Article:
It has always been a myth that video game pioneer Atari buried their disgraced E.T. The Extra-Terrestrial title in the New Mexican desert after it nearly left them depleted. The shame was brought on by the game notoriously being ranked as one of the worst game of all-time and thanks to the due diligence of construction workers employed by Microsoft XBox, the myth has also been debunked.
Via The Verge:
According to urban legend, a massive stockpile of Atari gear — including truckloads of the notoriously awful game E.T. The Extra-Terrestrial — has laid buried in a New Mexico landfill for over thirty years. Today, that story is no longer a myth. Construction crews have uncovered copies of the Atari 2600 game at a landfill deep in the New Mexico desert, near the city of Alamogordo.
Back during the so-called video game crash of 1983, a struggling Atari was stuck with truckloads of the game and other unsold hardware. With little recourse and a crashing interest in video games in North America, the company decided to dump its excess merchandise into a landfill, according to reports at the time. The story was never confirmed, however, and it’s carried on as a legendary tale from a time when video games were near worthless. It reportedly cost Atari millions to get the rights to produce a video game tie-in to the incredibly successful Steven Spielberg film, but the resulting E.T. game was a massive flop and it’s considered one of the worst titles of all time.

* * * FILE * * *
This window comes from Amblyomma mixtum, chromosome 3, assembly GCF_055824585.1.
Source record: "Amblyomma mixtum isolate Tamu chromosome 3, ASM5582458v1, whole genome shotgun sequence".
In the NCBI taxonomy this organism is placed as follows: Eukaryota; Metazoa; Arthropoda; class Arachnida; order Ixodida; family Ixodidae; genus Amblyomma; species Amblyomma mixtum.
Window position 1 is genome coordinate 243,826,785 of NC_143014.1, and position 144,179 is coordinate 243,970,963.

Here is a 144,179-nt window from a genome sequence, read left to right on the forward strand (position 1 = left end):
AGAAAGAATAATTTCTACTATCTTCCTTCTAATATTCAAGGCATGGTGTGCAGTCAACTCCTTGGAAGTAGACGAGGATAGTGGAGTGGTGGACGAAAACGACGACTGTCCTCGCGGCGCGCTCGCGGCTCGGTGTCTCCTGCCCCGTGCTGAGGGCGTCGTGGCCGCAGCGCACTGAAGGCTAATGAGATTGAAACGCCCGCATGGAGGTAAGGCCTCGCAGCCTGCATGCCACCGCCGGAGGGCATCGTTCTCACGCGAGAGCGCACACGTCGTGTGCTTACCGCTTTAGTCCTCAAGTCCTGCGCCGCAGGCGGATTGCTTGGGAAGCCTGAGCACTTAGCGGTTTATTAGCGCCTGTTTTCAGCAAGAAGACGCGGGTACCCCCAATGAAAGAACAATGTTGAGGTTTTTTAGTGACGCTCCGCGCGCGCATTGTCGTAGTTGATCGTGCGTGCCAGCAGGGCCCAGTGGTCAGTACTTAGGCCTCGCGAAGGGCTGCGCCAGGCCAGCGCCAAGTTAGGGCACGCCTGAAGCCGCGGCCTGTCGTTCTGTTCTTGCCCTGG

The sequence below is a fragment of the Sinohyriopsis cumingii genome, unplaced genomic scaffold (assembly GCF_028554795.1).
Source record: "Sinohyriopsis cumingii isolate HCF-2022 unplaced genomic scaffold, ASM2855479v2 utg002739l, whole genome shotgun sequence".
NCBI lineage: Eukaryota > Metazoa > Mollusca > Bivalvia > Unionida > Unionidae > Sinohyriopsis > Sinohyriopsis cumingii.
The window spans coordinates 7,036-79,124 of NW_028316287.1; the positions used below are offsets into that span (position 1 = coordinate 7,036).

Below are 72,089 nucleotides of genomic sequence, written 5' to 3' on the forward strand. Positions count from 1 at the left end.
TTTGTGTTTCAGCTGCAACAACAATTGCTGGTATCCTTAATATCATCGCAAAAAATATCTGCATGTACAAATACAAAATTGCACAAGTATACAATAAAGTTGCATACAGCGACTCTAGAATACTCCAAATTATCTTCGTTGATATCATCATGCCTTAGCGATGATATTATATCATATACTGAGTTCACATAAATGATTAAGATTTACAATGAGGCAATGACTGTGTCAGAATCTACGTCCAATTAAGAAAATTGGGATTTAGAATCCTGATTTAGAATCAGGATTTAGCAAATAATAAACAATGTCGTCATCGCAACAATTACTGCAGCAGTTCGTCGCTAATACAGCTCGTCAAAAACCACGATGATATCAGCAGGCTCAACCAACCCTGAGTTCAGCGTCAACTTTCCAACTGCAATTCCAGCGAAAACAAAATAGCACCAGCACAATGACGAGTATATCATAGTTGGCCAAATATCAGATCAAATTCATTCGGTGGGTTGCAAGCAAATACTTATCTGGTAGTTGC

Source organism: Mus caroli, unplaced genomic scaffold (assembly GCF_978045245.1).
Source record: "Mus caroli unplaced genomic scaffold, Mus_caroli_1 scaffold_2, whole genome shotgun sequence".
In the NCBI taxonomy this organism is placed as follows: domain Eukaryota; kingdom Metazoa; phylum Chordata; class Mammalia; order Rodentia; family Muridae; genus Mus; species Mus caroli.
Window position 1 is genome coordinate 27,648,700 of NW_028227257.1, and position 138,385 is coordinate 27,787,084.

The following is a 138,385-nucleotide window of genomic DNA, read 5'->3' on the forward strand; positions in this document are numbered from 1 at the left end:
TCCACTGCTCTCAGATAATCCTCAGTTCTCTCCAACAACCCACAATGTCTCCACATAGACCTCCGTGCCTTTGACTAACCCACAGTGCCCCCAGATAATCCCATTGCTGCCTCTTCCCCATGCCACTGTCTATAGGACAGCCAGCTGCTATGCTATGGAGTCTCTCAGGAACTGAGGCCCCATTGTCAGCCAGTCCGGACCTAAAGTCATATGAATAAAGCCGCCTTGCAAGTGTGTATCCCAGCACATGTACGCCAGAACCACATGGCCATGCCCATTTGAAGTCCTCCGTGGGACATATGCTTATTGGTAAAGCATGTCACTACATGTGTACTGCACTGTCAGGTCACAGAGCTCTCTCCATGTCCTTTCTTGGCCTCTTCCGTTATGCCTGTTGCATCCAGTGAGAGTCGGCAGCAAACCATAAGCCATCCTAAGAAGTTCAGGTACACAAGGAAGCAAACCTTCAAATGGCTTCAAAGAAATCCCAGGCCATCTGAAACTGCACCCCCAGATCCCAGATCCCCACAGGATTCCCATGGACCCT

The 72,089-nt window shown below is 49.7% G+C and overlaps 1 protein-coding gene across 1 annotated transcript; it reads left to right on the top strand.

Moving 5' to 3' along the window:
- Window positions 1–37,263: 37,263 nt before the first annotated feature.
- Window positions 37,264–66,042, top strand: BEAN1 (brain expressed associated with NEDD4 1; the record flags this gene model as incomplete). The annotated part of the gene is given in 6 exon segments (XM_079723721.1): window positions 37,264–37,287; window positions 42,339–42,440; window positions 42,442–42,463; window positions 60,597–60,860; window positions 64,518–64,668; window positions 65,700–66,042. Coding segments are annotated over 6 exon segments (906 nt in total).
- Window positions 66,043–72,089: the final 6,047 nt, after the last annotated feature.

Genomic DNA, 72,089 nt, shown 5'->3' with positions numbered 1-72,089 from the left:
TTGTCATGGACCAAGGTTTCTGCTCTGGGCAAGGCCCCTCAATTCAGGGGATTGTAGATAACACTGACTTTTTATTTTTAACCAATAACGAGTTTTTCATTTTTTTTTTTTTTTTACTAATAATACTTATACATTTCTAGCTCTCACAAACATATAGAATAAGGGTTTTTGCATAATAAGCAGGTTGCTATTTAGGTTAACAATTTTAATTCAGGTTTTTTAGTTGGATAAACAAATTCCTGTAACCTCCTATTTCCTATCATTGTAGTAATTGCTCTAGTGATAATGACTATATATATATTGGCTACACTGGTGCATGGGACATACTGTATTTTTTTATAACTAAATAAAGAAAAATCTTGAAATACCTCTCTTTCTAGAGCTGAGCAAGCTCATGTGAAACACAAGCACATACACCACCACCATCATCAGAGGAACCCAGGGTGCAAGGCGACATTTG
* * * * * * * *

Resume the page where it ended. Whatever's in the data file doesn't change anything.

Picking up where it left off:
Atari bet the house on that E.T. struggle and they lost big time, eventually opening the doors from companies like Nintendo and Sega to rub them out of contention for relevance.
Check out the pictures of all the trash and treasure that was found in the New Mexican landfill. If you’re an 80s baby or a video game enthusiast, this will hold a strong cultural significance for you.
Photo: Twitter/Larry Hryb, IGN